When many were growing up, there was one list that no one wanted to be seen on – the list of noise makers. The list was compiled by the students anti-corruption commissioner who went by the name of “prefect”. It was feared universally as it could have negative repercussions to your career as a student. In those dark days, teachers were happy, without the law on the student's side, to apply corporal punishment for any small infraction. This is a politically correct way of saying that a noise maker would be caned by the teacher who was in charge at that point in time – be it the class teacher, teacher on duty or the discipline master.
If one was really having a horrible day, then they could be caned by the three of them. Sometimes the punishment wasn't just caning, but it involved doing tasks that were considered arduous, such as uprooting tree stumps or cleaning the whole school. Because of this, the prefect aka the commissioner was feared – everyone with any political savvy at this early age makes sure his or her friends do not land on the list.
A list that was more coveted in those early days was the list of prefects. These were announced once a year with a small number of students being elevated to a hallowed status. These prefects were from then on allowed privileges such as different uniforms, more food, their own rooms and the like.
We then go out of schools, and get some new and more desirable lists – apart from shopping lists of items that we need to have bought by a certain age. One of these is the annual honours lists, such as Top 40 Under 40 men or women done by a popular media houses that recognise the best people in their profession under the age of 40. Those who make these lists are very pleased as they have been recognised for the hard work that they are doing. If we are not, we get incensed with being ignored, but we work harder knowing what it takes to be so highly celebrated.
When we get older, the next list to be on is the National Honours lists that the President announces annually on Jamhuri Day. These lists include people who have been doing amazing work in various different categories such as sports, the arts and service – and the President on behalf of the republic is recognising them.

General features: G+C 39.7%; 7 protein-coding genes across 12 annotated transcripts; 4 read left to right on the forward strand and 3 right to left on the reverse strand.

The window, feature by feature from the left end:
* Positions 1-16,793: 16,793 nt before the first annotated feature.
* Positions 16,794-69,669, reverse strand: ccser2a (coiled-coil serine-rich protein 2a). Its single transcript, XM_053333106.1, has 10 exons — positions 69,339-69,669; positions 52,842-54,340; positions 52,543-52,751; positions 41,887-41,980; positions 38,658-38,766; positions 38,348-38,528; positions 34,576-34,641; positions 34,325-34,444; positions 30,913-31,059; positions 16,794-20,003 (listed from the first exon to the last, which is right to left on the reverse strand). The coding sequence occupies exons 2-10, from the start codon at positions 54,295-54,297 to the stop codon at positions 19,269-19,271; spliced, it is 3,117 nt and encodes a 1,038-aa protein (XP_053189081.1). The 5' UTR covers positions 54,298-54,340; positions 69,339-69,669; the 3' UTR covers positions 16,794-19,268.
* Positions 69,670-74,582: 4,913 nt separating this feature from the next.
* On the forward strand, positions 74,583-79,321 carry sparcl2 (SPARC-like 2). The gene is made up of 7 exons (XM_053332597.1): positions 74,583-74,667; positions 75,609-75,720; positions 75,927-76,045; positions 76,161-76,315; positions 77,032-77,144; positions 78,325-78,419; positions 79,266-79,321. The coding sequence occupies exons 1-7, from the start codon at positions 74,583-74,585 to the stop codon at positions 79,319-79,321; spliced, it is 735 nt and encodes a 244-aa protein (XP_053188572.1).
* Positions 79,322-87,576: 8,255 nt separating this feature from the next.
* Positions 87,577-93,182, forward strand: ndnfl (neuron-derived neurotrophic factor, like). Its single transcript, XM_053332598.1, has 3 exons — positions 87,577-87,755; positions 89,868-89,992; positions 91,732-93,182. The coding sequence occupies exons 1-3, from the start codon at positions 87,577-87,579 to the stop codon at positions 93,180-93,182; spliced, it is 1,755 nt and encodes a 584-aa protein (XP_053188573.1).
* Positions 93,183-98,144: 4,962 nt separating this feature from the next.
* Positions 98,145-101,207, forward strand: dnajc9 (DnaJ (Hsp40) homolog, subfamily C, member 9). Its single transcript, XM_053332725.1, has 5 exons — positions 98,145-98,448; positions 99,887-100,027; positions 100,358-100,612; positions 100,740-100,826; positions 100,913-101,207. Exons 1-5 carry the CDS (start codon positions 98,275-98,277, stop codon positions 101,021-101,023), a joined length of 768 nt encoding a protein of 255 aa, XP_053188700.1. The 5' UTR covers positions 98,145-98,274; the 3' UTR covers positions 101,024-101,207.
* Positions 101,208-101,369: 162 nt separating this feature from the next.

In recent times, there are lists that have emerged that aren't as complimentary as the national honours given by the President. The most notorious of it is the List of Shame that was introduced to the public by the same President while delivering his State of the Nation address to the public in Parliament. This list had the names of many high-ranking individuals in government who were alleged to be implicated in corruption, and were to be investigated.
As you can expect with Nairobi folk, some of them saw this list as a mark of honour, as it means if you were on it, then you were doing very well financially. Thus if you were not on the list, there was a quick question about whether you are really serious with your life. People are featuring on lists having allegedly stolen billions, and you are here asking me to send you Sh1,000 to bid you over to the end of the week. You clearly haven't done this whole living in Nairobi thing right.
Another of those additions to our list of lists emerged when Kenyans were killed at Garissa University a few weeks ago. The leaders from that part of the world, perhaps in the emotion of the moment, promised to furnish the country with the list of the funders and sympathisers of the people behind the attack. With temperatures having cooled down, the list has suddenly become very low on the list of priorities from that part of the country. Perhaps we might see this list emerging when an election looms?
If lists are being suggested willy nilly, can I suggest one that will be of use? At this moment, for instance, we are having a huge discussion on how to get more women in Parliament in line with the constitution. The ideal situation would be the women activists insist that they have 50 per cent of all positions in Parliament as women are half of the population. With that approach, their male counterparts will quickly see that one-third of women in Parliament isn't as bad as it seems, and they would deal. The next best alternative would be for the women activists to publish another list. This would be the List of Shame of those who are blocking women's progress and shame them.